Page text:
Rivalry between security forces a threat to national stability

Somali forces take positions as they exchange fire with their colleagues July 26, 2017 in the city centre, Mogadishu. Photo: Harun Maruf

By Dr. Abdirizak Ali

Just when you thought Somalia is coming out of the quagmire that has engulfed it for more than a quarter of century, and the economy is recovering, the diaspora is streaming in, and the country is taking it is rightful place in the international community, sad news filter in.

This time it’s amongst the armed forces, who are supposed to be a symbol unity in a community characterized by many in the world, including its external enemies as factional, amongst other obnoxious adjectives.

On 27 July 28, 2017, in a shootout in front of the presidential compound, six NISA agents were killed in cold blood, amongst the dead was the second in command of NISA, Abdurrahman Jijile, and, as expected, condemnation followed.

The commander of NISA, Abdullahi Mohammed Ali, speaking to local news outlets, in a strongly worded statement, said all those who were involved would be apprehended, an urgent investigation will be instituted, and action will be taken against those found culpable.

The minister of defense, on his part, said,” this was not a planned operation and, if it was it would have continued till now, and those who wish this continues, we say,  it will not because this is a single  Somali force busy on maintaining security”.

However, as pointed out by Harun Maruf, a Somali journalist working for VOA on Twitter, this is not the first time the government has said it will carry out investigations, while no report had been made public ever. “Can’t remember last time a Somali govt published results of an investigation, there were many incidents. Stand corrected if you prove me wrong.”

Ominously, the public seem to be becoming impatient with the slow response from government agencies, rampant indiscipline amongst the disparate forces, carrying out a demonstration drawing hundreds of relatives of the slain soldiers.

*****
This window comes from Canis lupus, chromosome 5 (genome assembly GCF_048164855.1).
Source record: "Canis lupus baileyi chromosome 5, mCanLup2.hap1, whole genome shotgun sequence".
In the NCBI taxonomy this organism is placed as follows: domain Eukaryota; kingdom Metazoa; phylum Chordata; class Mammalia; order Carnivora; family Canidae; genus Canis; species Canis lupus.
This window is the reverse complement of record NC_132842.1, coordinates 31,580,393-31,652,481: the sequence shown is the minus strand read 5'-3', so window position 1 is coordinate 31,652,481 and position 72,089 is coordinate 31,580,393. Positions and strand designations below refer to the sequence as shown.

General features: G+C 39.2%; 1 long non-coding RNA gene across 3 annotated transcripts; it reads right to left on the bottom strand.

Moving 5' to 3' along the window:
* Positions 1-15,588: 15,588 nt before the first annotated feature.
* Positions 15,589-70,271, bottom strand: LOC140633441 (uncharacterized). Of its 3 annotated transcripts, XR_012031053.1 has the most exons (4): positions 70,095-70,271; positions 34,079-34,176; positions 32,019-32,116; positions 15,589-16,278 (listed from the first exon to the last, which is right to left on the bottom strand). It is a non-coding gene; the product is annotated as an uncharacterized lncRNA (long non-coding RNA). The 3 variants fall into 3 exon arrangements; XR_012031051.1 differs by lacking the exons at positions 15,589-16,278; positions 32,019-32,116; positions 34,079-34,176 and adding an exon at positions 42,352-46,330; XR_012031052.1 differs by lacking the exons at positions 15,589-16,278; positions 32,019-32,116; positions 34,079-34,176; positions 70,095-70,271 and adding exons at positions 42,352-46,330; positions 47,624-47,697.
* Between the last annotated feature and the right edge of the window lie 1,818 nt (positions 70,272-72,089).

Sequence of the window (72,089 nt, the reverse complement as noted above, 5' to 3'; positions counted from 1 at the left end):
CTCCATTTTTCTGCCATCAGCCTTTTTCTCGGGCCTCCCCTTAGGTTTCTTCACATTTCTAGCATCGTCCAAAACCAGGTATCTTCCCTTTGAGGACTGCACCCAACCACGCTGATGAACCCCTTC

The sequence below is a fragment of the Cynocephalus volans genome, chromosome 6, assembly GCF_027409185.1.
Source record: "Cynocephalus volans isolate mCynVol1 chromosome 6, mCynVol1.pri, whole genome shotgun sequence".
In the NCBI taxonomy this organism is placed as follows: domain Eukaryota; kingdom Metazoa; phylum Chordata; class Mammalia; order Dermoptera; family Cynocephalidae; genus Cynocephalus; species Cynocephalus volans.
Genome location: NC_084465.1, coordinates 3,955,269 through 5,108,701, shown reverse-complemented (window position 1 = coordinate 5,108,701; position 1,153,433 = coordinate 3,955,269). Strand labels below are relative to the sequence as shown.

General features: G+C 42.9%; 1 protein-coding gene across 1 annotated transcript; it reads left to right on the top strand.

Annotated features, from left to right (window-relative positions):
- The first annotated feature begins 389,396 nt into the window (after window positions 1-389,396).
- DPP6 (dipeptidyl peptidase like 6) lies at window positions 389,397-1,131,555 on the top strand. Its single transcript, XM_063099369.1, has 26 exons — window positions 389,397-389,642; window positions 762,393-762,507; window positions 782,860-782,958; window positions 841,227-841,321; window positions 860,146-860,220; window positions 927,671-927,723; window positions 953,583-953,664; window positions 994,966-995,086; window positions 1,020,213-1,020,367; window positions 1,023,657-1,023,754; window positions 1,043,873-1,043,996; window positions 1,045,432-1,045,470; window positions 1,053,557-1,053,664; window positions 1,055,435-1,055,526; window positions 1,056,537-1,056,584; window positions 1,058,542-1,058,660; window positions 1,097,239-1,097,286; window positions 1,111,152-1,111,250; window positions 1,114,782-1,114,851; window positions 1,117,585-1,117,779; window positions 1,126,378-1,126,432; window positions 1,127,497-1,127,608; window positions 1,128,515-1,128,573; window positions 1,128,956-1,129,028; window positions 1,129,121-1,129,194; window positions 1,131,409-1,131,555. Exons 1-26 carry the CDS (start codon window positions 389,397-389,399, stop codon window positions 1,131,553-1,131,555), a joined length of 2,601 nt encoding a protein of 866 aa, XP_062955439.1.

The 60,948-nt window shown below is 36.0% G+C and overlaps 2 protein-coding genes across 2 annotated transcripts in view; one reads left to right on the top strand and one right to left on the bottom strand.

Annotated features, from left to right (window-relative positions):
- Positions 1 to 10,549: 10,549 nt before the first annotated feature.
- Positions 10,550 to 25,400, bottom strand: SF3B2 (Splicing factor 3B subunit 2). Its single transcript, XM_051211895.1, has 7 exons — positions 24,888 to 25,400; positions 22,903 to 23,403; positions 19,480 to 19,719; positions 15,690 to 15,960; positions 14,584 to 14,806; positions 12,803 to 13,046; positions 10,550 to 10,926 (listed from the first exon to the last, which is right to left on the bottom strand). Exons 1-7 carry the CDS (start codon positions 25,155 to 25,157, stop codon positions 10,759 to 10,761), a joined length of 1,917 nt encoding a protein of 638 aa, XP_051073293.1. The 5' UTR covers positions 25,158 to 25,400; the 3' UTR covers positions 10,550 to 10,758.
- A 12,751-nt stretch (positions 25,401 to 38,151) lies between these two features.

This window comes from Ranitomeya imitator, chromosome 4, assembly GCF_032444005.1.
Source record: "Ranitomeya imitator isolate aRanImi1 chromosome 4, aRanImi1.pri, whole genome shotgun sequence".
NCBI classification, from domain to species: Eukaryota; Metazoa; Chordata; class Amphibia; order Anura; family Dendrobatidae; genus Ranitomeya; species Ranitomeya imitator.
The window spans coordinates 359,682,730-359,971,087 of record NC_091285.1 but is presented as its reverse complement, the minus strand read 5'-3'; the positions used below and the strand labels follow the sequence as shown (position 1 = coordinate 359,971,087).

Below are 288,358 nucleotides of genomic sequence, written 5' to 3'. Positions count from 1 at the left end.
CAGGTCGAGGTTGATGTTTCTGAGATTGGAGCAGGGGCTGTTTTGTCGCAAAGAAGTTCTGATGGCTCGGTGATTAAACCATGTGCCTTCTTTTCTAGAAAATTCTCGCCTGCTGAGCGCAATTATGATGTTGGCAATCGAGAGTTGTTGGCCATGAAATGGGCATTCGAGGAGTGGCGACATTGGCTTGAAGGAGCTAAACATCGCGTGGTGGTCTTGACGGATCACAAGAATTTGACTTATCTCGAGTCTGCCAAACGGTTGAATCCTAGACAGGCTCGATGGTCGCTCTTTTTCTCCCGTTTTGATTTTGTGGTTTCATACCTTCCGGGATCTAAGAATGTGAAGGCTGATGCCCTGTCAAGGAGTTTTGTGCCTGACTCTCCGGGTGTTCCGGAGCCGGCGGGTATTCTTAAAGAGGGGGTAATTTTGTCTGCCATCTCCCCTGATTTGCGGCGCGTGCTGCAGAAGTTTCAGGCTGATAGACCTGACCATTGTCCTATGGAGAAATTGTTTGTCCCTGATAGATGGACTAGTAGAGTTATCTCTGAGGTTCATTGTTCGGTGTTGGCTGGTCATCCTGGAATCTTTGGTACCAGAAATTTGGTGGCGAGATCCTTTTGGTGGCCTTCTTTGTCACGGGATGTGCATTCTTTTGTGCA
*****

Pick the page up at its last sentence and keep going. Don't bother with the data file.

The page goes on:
While it is true Somalia is recovering from a long period of heart-wrenching violence, lawlessness and brutal militias controlling various parts of the country, government soldiers, by now, should adhere to the basic discipline of uniformed men and women.

Goobjoog News, a local news outlet, had reported that these two agencies had longstanding simmering tension and the wounds of previous confrontations have been left to fester. In that case, we don’t have an army, but conglomeration of tribal militias still haunted by longstanding hostilities, and as a result, the urge to revenge appears to be outweighing nationhood and brotherhood.

For us to make remarkable progress, for us to return to our glorious moments in 1970s and 80s,the recently agreed Security Pact should be urgently implemented immediately, security forces should be trained on patriotism, tribal militants, starting with Mogadishu, should be disarmed and the report on internal investigations implemented.

The writer is a medical doctor and analyst

Abdizak07@gmail.com

 

 


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